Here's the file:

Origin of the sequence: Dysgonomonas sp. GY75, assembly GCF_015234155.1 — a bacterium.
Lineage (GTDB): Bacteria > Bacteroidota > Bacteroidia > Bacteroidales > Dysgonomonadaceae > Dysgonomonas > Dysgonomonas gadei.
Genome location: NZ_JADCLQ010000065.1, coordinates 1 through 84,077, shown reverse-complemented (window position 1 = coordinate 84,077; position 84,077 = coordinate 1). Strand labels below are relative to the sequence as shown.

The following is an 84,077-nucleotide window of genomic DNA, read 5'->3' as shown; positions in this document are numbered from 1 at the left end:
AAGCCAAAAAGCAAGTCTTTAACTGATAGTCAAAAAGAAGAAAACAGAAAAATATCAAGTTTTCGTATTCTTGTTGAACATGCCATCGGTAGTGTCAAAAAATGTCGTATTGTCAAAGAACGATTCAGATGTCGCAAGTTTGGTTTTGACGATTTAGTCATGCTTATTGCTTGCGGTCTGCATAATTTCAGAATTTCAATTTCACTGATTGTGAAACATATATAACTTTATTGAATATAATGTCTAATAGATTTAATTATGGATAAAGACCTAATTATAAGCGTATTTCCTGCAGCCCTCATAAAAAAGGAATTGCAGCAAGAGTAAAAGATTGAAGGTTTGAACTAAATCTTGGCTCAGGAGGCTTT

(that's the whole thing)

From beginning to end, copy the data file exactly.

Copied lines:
Origin of the sequence: Dysgonomonas sp. GY75, assembly GCF_015234155.1 — a bacterium.
Lineage (GTDB): Bacteria > Bacteroidota > Bacteroidia > Bacteroidales > Dysgonomonadaceae > Dysgonomonas > Dysgonomonas gadei.
Genome location: NZ_JADCLQ010000065.1, coordinates 1 through 84,077, shown reverse-complemented (window position 1 = coordinate 84,077; position 84,077 = coordinate 1). Strand labels below are relative to the sequence as shown.

The following is an 84,077-nucleotide window of genomic DNA, read 5'->3' as shown; positions in this document are numbered from 1 at the left end:
AAGCCAAAAAGCAAGTCTTTAACTGATAGTCAAAAAGAAGAAAACAGAAAAATATCAAGTTTTCGTATTCTTGTTGAACATGCCATCGGTAGTGTCAAAAAATGTCGTATTGTCAAAGAACGATTCAGATGTCGCAAGTTTGGTTTTGACGATTTAGTCATGCTTATTGCTTGCGGTCTGCATAATTTCAGAATTTCAATTTCACTGATTGTGAAACATATATAACTTTATTGAATATAATGTCTAATAGATTTAATTATGGATAAAGACCTAATTATAAGCGTATTTCCTGCAGCCCTCATAAAAAAGGAATTGCAGCAAGAGTAAAAGATTGAAGGTTTGAACTAAATCTTGGCTCAGGAGGCTTT